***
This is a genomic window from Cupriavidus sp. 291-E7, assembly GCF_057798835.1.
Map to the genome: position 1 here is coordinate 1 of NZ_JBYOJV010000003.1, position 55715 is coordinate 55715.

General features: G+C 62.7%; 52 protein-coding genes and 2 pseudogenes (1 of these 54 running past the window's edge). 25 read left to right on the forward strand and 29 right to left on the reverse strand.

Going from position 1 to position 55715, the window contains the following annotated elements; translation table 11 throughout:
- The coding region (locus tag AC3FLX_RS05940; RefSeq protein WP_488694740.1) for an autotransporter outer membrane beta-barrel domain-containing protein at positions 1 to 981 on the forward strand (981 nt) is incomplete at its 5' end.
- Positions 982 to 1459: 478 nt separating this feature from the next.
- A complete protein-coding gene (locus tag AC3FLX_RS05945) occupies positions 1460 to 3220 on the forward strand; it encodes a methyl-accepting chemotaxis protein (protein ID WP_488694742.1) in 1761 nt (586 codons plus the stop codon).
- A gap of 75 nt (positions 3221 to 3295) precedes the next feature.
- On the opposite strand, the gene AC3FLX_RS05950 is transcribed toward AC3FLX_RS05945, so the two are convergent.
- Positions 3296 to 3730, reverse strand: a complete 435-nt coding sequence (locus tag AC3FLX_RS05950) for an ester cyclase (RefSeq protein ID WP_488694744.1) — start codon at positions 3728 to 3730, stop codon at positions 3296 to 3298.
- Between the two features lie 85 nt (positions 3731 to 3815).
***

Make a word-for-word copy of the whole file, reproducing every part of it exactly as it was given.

This is a genomic window from Cupriavidus sp. 291-E7, assembly GCF_057798835.1.
Map to the genome: position 1 here is coordinate 1 of NZ_JBYOJV010000003.1, position 55715 is coordinate 55715.

General features: G+C 62.7%; 52 protein-coding genes and 2 pseudogenes (1 of these 54 running past the window's edge). 25 read left to right on the forward strand and 29 right to left on the reverse strand.

Going from position 1 to position 55715, the window contains the following annotated elements; translation table 11 throughout:
- The coding region (locus tag AC3FLX_RS05940; RefSeq protein WP_488694740.1) for an autotransporter outer membrane beta-barrel domain-containing protein at positions 1 to 981 on the forward strand (981 nt) is incomplete at its 5' end.
- Positions 982 to 1459: 478 nt separating this feature from the next.
- A complete protein-coding gene (locus tag AC3FLX_RS05945) occupies positions 1460 to 3220 on the forward strand; it encodes a methyl-accepting chemotaxis protein (protein ID WP_488694742.1) in 1761 nt (586 codons plus the stop codon).
- A gap of 75 nt (positions 3221 to 3295) precedes the next feature.
- On the opposite strand, the gene AC3FLX_RS05950 is transcribed toward AC3FLX_RS05945, so the two are convergent.
- Positions 3296 to 3730, reverse strand: a complete 435-nt coding sequence (locus tag AC3FLX_RS05950) for an ester cyclase (RefSeq protein ID WP_488694744.1) — start codon at positions 3728 to 3730, stop codon at positions 3296 to 3298.
- Between the two features lie 85 nt (positions 3731 to 3815).